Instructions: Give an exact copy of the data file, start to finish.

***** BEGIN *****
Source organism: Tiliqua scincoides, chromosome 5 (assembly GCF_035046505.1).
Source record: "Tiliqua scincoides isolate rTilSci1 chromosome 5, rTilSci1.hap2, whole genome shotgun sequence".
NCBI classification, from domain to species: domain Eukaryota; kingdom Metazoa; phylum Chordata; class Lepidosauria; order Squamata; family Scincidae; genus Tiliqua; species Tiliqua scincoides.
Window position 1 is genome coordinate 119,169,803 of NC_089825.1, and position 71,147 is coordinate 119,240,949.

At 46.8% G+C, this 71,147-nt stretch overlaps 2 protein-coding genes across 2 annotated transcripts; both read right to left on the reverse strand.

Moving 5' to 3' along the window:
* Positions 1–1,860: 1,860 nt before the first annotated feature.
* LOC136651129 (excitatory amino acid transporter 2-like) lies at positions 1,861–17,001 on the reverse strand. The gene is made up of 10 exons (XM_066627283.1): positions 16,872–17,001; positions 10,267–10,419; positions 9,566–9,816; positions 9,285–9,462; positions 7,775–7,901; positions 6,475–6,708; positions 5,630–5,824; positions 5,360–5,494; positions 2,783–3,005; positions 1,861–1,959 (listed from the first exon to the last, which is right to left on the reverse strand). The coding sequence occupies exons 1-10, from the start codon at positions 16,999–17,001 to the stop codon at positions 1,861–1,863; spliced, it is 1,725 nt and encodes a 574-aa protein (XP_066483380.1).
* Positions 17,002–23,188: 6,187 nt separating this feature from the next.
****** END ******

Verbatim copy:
Source organism: Tiliqua scincoides, chromosome 5 (assembly GCF_035046505.1).
Source record: "Tiliqua scincoides isolate rTilSci1 chromosome 5, rTilSci1.hap2, whole genome shotgun sequence".
NCBI classification, from domain to species: domain Eukaryota; kingdom Metazoa; phylum Chordata; class Lepidosauria; order Squamata; family Scincidae; genus Tiliqua; species Tiliqua scincoides.
Window position 1 is genome coordinate 119,169,803 of NC_089825.1, and position 71,147 is coordinate 119,240,949.

At 46.8% G+C, this 71,147-nt stretch overlaps 2 protein-coding genes across 2 annotated transcripts; both read right to left on the reverse strand.

Moving 5' to 3' along the window:
* Positions 1–1,860: 1,860 nt before the first annotated feature.
* LOC136651129 (excitatory amino acid transporter 2-like) lies at positions 1,861–17,001 on the reverse strand. The gene is made up of 10 exons (XM_066627283.1): positions 16,872–17,001; positions 10,267–10,419; positions 9,566–9,816; positions 9,285–9,462; positions 7,775–7,901; positions 6,475–6,708; positions 5,630–5,824; positions 5,360–5,494; positions 2,783–3,005; positions 1,861–1,959 (listed from the first exon to the last, which is right to left on the reverse strand). The coding sequence occupies exons 1-10, from the start codon at positions 16,999–17,001 to the stop codon at positions 1,861–1,863; spliced, it is 1,725 nt and encodes a 574-aa protein (XP_066483380.1).
* Positions 17,002–23,188: 6,187 nt separating this feature from the next.